Nearshoring Pushes Q1 Foreign Investment In Mexico to Half of 2022 FY Total

Foreign direct investment in the country in first quarter totaled $18.63 billion, but which was slightly lower than the amount recorded in Q1 2022

May 22, 2023 | 04:41 PM

Mexico City — Foreign direct investment (FDI) in Mexico registered a first quarter of contrasts, even amid the momentum brought by nearshoring, mainly in the north of the country in the manufacturing industry linked to the United States.

In the first quarter of 2023, Mexico received less foreign investment compared to the same period last year; however, the amount of investment observed to March represents half of all the investment that the country received in the entire year 2022.

FDI totaled $18.63 billion in Q1, slightly less than the amount recorded in the same quarter of last year, when FDI totaled $19.42 billion, according to a preliminary report from the Economy Ministry.

But if one considers the amount of revised FDI for the first quarter of 2022, which rose to $22.794 billion due to extemporaneous notifications made by companies to the National Registry of Foreign Investments, then the investment registered in the first three months of 2023 year was 18% lower compared to a year earlier.


However, according to the Ministry of Economy, the amount registered in the first quarter is 48% higher than the first quarter of 2022 if the $6.87 billion of investment due to the merger of Televisa with Univision. and the restructuring of Aeromexico, are excluded.

A favorable aspect of the ministry’s report is that the $18.63 billion in first quarter represents half of all the investment that entered the country in all of 2022, ad which is attributed to the relocation of companies to Mexico to be nearer their end-market, the US.

US manufacturing heads FDI in Mexico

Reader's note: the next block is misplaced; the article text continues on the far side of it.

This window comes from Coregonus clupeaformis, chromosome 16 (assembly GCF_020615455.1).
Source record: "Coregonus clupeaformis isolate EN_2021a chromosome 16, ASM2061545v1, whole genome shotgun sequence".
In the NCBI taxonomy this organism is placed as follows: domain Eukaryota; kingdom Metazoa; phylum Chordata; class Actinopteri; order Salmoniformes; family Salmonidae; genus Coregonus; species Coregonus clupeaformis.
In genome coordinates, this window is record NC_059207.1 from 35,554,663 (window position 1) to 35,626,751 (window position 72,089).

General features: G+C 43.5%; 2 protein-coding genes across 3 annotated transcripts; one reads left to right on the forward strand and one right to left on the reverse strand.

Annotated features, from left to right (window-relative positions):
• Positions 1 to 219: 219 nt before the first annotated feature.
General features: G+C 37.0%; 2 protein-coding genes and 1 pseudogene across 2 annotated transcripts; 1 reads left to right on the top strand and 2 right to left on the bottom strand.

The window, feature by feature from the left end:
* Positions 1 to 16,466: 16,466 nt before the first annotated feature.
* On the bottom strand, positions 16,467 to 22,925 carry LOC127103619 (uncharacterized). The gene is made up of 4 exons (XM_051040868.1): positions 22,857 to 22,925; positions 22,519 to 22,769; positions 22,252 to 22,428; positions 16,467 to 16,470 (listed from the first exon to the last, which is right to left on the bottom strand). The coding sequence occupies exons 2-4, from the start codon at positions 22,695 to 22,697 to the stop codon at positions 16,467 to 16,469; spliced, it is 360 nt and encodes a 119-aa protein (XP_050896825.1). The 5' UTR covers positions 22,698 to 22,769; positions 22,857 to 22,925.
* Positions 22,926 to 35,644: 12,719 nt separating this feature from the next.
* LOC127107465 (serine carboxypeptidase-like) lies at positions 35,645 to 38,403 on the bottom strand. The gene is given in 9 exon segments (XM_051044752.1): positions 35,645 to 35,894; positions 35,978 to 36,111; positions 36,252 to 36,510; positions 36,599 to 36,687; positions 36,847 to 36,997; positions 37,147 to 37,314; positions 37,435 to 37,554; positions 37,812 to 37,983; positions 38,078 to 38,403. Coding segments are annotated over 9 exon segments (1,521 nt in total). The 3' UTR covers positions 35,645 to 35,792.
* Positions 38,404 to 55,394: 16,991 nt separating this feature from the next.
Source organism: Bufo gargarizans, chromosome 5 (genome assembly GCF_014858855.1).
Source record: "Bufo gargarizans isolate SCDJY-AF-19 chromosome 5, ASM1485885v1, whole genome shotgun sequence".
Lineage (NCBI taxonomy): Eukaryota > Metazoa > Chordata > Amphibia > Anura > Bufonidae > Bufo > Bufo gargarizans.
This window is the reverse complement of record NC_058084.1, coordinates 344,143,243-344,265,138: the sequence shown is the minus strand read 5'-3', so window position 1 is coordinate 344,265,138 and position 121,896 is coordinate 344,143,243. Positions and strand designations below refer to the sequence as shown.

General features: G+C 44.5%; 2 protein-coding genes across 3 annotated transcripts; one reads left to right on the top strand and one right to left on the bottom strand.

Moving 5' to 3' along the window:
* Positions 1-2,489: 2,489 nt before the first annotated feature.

The ministry stated that 90% of the $18.636 billion in FDI corresponds to reinvestment by companies, which means that the profits did not return their country of origin. In addition, in Q1 2023 reinvestment was 33% higher compared to the same period of 2022.


“This behavior represents the confidence of investors to maintain and expand their investments in the country,” the ministry, led by Economy Minister Raquel Buenrostro, stated in its report.

FDI registered in Mexico endorses the US as the country’s main trading partner, since, of the total investment received, 34% came from the United States, with $6.4 billion, while Spain was second place with $3.78 billion and Argentina third with $1.74 billion.

The five states with the highest FDI during Q1 2023 were Mexico City, with $7.03 billion; Nuevo León, with $2.33 billion, and which were followed by the states of Jalisco, Puebla and Mexico state.

By sector, 53% of FDI ($9.92 billion) corresponds to the manufacturing sector, and 33% to financial services.


In manufacturing, transportation equipment, the chemicals industry, the food industry, computer equipment, electric power generation, metals and mining, and beverage and tobacco stand out as the main target industries for investment.

In Mexico City, investments were made by BBVA, Citibanamex and Nestlé; in Nuevo León, companies such as Ternium, Heineken and Whirlpool invested; while in Jalisco, DIAGEO, Continental and Flextronics invested.

In Puebla, Volkswagen, Audi and Johnson & Johnson invested, and in the state of Mexico, Scotiabank, Suzuki and Bayer made investments.